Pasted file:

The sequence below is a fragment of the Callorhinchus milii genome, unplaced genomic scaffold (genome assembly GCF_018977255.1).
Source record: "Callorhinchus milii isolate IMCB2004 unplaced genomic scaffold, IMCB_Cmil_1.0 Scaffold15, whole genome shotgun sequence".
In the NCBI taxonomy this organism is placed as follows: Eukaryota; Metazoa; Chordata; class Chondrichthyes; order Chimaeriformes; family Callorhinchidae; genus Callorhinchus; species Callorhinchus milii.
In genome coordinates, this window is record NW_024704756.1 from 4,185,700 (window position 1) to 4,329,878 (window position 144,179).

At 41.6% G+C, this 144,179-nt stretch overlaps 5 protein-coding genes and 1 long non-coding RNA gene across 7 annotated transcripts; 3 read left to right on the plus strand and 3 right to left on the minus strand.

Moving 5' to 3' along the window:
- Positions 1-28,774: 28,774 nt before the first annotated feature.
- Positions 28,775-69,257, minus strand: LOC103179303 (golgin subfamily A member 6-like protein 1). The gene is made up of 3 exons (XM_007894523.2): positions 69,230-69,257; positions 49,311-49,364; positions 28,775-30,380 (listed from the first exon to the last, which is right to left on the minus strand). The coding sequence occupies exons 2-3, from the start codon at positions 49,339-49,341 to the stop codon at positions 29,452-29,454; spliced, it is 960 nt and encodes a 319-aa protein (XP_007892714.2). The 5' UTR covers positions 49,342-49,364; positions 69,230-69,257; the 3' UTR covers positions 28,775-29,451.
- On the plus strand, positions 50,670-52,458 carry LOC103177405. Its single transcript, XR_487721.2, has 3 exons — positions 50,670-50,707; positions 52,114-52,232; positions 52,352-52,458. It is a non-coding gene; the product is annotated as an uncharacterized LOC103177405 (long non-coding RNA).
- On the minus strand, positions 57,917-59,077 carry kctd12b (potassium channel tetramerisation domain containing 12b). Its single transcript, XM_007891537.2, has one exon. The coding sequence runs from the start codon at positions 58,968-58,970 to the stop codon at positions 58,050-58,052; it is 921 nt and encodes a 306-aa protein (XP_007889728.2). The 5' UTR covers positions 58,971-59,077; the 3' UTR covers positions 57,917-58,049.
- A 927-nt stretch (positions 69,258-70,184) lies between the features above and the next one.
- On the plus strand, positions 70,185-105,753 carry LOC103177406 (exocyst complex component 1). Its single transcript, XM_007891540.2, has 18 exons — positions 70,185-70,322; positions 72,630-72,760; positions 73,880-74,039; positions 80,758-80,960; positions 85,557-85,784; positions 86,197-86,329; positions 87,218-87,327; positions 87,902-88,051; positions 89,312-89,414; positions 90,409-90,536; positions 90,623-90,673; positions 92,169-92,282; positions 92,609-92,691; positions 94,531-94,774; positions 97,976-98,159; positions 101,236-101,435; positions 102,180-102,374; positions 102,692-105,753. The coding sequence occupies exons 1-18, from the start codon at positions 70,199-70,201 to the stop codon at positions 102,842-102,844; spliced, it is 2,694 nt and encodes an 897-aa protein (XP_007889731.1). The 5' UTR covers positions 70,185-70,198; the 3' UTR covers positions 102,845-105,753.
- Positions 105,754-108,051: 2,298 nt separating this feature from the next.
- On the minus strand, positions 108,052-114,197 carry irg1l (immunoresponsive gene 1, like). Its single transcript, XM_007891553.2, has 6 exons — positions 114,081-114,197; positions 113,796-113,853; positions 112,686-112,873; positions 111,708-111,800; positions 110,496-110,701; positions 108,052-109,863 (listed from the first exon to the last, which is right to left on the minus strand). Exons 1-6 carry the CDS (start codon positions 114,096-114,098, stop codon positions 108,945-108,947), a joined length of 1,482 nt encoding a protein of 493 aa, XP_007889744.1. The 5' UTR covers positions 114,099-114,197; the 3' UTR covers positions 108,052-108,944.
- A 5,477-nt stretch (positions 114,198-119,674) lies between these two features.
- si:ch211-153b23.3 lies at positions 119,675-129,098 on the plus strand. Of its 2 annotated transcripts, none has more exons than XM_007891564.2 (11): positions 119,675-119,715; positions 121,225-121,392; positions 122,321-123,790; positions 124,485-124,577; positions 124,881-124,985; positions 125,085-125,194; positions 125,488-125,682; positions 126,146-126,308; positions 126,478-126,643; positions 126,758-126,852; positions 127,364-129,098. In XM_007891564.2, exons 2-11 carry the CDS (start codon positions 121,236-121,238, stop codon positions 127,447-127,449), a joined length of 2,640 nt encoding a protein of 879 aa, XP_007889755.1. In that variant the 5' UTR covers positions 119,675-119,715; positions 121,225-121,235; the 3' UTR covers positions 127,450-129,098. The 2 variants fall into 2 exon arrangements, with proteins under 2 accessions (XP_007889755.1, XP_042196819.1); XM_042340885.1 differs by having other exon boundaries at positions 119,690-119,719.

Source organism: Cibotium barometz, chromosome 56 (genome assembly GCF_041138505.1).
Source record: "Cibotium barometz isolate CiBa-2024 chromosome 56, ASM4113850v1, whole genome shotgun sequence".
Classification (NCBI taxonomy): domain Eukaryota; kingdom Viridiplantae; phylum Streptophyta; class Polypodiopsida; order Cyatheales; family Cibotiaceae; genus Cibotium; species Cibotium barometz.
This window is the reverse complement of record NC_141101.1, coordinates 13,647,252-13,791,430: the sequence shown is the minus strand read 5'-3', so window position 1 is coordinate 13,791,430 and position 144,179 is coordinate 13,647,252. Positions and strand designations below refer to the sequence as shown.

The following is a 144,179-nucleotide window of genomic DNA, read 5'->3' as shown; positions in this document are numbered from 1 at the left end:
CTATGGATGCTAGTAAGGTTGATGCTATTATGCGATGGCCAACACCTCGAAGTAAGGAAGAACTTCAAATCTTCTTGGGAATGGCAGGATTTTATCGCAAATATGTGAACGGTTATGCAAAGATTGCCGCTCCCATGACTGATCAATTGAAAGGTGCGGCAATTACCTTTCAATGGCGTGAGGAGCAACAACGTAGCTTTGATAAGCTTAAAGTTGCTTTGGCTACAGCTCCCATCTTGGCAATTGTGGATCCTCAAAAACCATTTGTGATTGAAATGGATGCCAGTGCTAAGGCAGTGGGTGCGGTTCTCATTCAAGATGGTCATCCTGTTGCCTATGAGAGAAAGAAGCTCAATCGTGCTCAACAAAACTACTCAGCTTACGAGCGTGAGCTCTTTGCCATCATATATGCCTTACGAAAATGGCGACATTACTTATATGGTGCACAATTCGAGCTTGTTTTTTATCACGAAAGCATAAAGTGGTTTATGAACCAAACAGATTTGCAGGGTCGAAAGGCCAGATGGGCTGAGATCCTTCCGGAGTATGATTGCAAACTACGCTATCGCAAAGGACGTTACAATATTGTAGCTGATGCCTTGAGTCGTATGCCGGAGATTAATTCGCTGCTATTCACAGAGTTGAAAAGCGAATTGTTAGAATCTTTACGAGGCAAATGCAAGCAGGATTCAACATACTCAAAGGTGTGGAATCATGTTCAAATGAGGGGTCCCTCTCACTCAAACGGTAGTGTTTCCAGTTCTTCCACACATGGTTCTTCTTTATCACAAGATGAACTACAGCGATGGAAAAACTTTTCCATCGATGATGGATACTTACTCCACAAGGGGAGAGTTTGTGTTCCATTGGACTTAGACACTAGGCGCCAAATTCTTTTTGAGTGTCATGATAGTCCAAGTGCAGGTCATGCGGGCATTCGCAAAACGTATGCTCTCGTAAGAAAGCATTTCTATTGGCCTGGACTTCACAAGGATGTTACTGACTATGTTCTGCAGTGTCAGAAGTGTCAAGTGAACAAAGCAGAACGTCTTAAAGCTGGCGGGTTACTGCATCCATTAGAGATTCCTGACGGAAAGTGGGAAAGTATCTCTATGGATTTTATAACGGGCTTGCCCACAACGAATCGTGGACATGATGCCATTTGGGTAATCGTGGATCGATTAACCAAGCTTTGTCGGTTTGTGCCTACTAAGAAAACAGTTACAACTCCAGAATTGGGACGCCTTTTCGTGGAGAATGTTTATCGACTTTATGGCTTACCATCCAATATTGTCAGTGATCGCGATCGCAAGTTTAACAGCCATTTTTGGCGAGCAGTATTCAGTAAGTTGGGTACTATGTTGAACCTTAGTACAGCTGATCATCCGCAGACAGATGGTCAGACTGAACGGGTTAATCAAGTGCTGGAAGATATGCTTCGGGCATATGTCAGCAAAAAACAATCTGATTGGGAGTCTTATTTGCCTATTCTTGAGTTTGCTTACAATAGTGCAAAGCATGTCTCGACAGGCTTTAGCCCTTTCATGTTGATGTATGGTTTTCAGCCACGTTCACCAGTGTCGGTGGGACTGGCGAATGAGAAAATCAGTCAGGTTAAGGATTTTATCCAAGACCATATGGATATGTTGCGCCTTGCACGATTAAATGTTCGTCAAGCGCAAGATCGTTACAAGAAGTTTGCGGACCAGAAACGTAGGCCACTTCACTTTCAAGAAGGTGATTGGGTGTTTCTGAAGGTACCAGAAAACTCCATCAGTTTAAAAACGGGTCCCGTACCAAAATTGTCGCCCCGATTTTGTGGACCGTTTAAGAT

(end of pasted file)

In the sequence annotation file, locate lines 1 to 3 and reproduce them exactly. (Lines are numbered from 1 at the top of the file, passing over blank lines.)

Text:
The sequence below is a fragment of the Callorhinchus milii genome, unplaced genomic scaffold (genome assembly GCF_018977255.1).
Source record: "Callorhinchus milii isolate IMCB2004 unplaced genomic scaffold, IMCB_Cmil_1.0 Scaffold15, whole genome shotgun sequence".
In the NCBI taxonomy this organism is placed as follows: Eukaryota; Metazoa; Chordata; class Chondrichthyes; order Chimaeriformes; family Callorhinchidae; genus Callorhinchus; species Callorhinchus milii.